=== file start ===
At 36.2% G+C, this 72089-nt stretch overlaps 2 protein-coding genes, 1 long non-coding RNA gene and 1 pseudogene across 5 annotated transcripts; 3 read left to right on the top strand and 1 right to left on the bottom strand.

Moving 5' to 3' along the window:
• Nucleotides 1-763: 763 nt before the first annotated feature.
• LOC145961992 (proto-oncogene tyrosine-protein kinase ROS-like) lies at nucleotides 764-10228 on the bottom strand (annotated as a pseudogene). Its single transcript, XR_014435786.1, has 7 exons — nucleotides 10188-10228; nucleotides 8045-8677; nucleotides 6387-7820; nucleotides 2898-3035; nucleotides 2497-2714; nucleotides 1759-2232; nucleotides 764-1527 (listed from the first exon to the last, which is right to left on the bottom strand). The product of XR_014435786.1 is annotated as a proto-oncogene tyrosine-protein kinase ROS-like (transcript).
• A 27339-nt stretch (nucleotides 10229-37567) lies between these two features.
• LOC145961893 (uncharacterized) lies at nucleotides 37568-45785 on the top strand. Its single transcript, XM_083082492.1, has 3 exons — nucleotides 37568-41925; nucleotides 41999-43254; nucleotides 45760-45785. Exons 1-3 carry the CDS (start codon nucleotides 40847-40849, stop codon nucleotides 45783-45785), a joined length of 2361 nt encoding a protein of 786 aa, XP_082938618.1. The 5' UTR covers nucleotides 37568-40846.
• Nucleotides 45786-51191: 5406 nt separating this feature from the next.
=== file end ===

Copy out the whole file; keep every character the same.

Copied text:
At 36.2% G+C, this 72089-nt stretch overlaps 2 protein-coding genes, 1 long non-coding RNA gene and 1 pseudogene across 5 annotated transcripts; 3 read left to right on the top strand and 1 right to left on the bottom strand.

Moving 5' to 3' along the window:
• Nucleotides 1-763: 763 nt before the first annotated feature.
• LOC145961992 (proto-oncogene tyrosine-protein kinase ROS-like) lies at nucleotides 764-10228 on the bottom strand (annotated as a pseudogene). Its single transcript, XR_014435786.1, has 7 exons — nucleotides 10188-10228; nucleotides 8045-8677; nucleotides 6387-7820; nucleotides 2898-3035; nucleotides 2497-2714; nucleotides 1759-2232; nucleotides 764-1527 (listed from the first exon to the last, which is right to left on the bottom strand). The product of XR_014435786.1 is annotated as a proto-oncogene tyrosine-protein kinase ROS-like (transcript).
• A 27339-nt stretch (nucleotides 10229-37567) lies between these two features.
• LOC145961893 (uncharacterized) lies at nucleotides 37568-45785 on the top strand. Its single transcript, XM_083082492.1, has 3 exons — nucleotides 37568-41925; nucleotides 41999-43254; nucleotides 45760-45785. Exons 1-3 carry the CDS (start codon nucleotides 40847-40849, stop codon nucleotides 45783-45785), a joined length of 2361 nt encoding a protein of 786 aa, XP_082938618.1. The 5' UTR covers nucleotides 37568-40846.
• Nucleotides 45786-51191: 5406 nt separating this feature from the next.